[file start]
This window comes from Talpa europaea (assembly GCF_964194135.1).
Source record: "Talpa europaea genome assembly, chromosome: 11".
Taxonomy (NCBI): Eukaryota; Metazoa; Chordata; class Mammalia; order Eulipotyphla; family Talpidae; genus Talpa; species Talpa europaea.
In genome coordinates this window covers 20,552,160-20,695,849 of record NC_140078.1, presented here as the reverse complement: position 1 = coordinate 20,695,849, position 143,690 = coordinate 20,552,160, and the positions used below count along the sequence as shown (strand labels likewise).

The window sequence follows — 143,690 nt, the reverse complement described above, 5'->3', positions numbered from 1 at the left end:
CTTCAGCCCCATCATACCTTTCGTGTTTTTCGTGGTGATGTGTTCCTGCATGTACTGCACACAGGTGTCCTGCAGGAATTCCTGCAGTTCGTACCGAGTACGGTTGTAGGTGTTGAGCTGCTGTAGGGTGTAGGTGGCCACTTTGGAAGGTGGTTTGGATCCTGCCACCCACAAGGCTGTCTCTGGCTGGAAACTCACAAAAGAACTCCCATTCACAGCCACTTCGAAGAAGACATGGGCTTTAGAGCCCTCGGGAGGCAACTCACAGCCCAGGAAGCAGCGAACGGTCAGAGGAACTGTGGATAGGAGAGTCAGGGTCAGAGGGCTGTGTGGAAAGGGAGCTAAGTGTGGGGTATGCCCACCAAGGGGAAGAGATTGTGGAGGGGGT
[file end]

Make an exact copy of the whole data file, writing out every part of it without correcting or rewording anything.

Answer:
This window comes from Talpa europaea (assembly GCF_964194135.1).
Source record: "Talpa europaea genome assembly, chromosome: 11".
Taxonomy (NCBI): Eukaryota; Metazoa; Chordata; class Mammalia; order Eulipotyphla; family Talpidae; genus Talpa; species Talpa europaea.
In genome coordinates this window covers 20,552,160-20,695,849 of record NC_140078.1, presented here as the reverse complement: position 1 = coordinate 20,695,849, position 143,690 = coordinate 20,552,160, and the positions used below count along the sequence as shown (strand labels likewise).

The window sequence follows — 143,690 nt, the reverse complement described above, 5'->3', positions numbered from 1 at the left end:
CTTCAGCCCCATCATACCTTTCGTGTTTTTCGTGGTGATGTGTTCCTGCATGTACTGCACACAGGTGTCCTGCAGGAATTCCTGCAGTTCGTACCGAGTACGGTTGTAGGTGTTGAGCTGCTGTAGGGTGTAGGTGGCCACTTTGGAAGGTGGTTTGGATCCTGCCACCCACAAGGCTGTCTCTGGCTGGAAACTCACAAAAGAACTCCCATTCACAGCCACTTCGAAGAAGACATGGGCTTTAGAGCCCTCGGGAGGCAACTCACAGCCCAGGAAGCAGCGAACGGTCAGAGGAACTGTGGATAGGAGAGTCAGGGTCAGAGGGCTGTGTGGAAAGGGAGCTAAGTGTGGGGTATGCCCACCAAGGGGAAGAGATTGTGGAGGGGGT